Clerics wear/wield armor/weapons appropriate to their deity. Those who say “Well, duh” clearly don’t know Old School Gaming, where all clerics, no matter their god, were forbidden from using edged weapons. It rapidly became a running joke. It was done, I think, to prevent clerics from pretty much totally eclipsing fighters, because they already got full armor proficiency, and if they had access to all the good magic weapons (which were all blades), plus spells, there would be even less reason to play a single-class fighter than there already was.
Now, we get to the fun part… what happens when a chaotic evil dwarf thief asks for a healing spell from the lawful good cleric? You roll some dice, of course!
This is followed by a few more modifiers, including fairly important ones for alignment — the more different the alignment, naturally, the more extreme the penalty. Evil clerics charge double for the same bonus. +6 bonus if the wounded person promises to convert, but a -10 penalty if they then fail to follow through.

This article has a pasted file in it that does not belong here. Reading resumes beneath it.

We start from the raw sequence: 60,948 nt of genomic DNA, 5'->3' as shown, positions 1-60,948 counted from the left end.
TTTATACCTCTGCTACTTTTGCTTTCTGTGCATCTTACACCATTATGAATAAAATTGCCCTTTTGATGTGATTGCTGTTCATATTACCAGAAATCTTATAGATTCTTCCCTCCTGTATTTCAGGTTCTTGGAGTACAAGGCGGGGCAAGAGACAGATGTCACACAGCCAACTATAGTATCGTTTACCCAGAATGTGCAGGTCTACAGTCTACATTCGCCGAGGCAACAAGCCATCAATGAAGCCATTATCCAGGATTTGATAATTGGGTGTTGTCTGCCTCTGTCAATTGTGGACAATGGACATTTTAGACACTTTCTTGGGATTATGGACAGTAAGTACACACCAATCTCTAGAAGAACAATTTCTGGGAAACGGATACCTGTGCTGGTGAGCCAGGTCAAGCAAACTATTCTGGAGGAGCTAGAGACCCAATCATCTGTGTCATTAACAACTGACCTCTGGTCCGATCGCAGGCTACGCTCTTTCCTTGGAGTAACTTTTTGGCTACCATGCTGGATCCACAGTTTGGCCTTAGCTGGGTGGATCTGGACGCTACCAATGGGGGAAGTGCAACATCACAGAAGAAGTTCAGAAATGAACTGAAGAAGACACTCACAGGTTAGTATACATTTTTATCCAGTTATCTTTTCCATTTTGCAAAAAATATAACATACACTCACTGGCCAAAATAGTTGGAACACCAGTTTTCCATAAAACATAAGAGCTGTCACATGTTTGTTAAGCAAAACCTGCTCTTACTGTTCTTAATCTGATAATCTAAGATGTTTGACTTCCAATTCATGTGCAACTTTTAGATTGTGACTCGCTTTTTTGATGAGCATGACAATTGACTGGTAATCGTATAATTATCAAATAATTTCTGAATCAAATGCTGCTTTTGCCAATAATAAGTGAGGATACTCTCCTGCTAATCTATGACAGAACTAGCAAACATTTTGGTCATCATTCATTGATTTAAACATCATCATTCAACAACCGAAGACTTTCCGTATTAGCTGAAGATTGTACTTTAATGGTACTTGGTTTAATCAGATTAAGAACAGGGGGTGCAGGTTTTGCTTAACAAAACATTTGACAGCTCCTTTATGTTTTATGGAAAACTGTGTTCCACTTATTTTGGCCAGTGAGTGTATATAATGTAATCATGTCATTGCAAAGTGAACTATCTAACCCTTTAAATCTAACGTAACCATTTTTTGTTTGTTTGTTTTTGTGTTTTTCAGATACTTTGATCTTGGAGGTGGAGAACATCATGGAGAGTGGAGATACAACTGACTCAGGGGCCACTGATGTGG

The chart itself:
I’d modify a bit: If the result is negative, the cleric actually casts an “Inflict” spell of the same type as the requested “Cure”. I’d eliminate the “every time” part, too, because that ignores how situations (and alignments) might change. Also, does “Will do it free” means that if the target paid in advance to get positive bonuses, they get their money back?
Some people reading this might wonder as to the necessity of this chart. “Why not just roleplay it?” Well, at the time, a lot of players were not exactly amateur thespians, though they did often fantasize about them. (Badu-BUM!) Trivial things like “alignment” and “background” were often ignored in favor of treating characters more like modern video-game avatars, simply a stand in for the player. Thus the question of “Will the Cleric of Good heal the Anti-Paladin?” was usually answered by “Did the guy playing the anti-paladin chip in his fair share for the Chinese food?” (Usually not, ’cause the kind of people who played anti-paladins were usually the kind of people who were generally asshats.) Likewise, random charts like this helped avoid at least a few arguments with the DM over why he was being “such a jerk” by not having the High Priest of Benevolar heal the party from the damage they received while looting the Temple of Benevolar’s orphanage fund. (And, really, it’s sooooo stupid they’d still be pissed off. After all, we burned down the orphanage last game, so, it’s not like they need the money!)
Next time… new treasure!